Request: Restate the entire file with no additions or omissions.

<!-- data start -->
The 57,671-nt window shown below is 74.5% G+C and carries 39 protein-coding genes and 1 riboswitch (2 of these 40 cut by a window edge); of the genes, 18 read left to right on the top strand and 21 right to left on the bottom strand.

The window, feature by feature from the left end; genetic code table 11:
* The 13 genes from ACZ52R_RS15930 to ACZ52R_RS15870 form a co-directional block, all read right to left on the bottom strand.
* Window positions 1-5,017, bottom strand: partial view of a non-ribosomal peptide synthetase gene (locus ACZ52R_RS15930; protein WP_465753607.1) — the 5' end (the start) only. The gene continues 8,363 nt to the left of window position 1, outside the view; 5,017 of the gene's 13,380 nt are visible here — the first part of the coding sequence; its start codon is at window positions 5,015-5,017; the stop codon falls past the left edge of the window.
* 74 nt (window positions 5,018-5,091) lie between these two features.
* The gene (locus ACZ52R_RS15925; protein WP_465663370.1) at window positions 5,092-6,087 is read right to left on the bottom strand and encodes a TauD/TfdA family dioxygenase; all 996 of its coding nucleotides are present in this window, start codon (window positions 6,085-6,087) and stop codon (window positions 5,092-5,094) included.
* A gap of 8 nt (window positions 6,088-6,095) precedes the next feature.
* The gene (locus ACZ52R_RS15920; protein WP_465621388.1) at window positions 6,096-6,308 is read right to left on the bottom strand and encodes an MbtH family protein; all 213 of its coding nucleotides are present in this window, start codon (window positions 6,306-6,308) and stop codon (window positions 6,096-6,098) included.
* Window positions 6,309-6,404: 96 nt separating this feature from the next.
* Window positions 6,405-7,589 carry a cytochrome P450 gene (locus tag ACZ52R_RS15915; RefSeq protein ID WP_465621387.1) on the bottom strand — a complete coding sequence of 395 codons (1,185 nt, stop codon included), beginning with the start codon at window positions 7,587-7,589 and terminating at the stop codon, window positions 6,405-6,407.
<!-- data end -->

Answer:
The 57,671-nt window shown below is 74.5% G+C and carries 39 protein-coding genes and 1 riboswitch (2 of these 40 cut by a window edge); of the genes, 18 read left to right on the top strand and 21 right to left on the bottom strand.

The window, feature by feature from the left end; genetic code table 11:
* The 13 genes from ACZ52R_RS15930 to ACZ52R_RS15870 form a co-directional block, all read right to left on the bottom strand.
* Window positions 1-5,017, bottom strand: partial view of a non-ribosomal peptide synthetase gene (locus ACZ52R_RS15930; protein WP_465753607.1) — the 5' end (the start) only. The gene continues 8,363 nt to the left of window position 1, outside the view; 5,017 of the gene's 13,380 nt are visible here — the first part of the coding sequence; its start codon is at window positions 5,015-5,017; the stop codon falls past the left edge of the window.
* 74 nt (window positions 5,018-5,091) lie between these two features.
* The gene (locus ACZ52R_RS15925; protein WP_465663370.1) at window positions 5,092-6,087 is read right to left on the bottom strand and encodes a TauD/TfdA family dioxygenase; all 996 of its coding nucleotides are present in this window, start codon (window positions 6,085-6,087) and stop codon (window positions 5,092-5,094) included.
* A gap of 8 nt (window positions 6,088-6,095) precedes the next feature.
* The gene (locus ACZ52R_RS15920; protein WP_465621388.1) at window positions 6,096-6,308 is read right to left on the bottom strand and encodes an MbtH family protein; all 213 of its coding nucleotides are present in this window, start codon (window positions 6,306-6,308) and stop codon (window positions 6,096-6,098) included.
* Window positions 6,309-6,404: 96 nt separating this feature from the next.
* Window positions 6,405-7,589 carry a cytochrome P450 gene (locus tag ACZ52R_RS15915; RefSeq protein ID WP_465621387.1) on the bottom strand — a complete coding sequence of 395 codons (1,185 nt, stop codon included), beginning with the start codon at window positions 7,587-7,589 and terminating at the stop codon, window positions 6,405-6,407.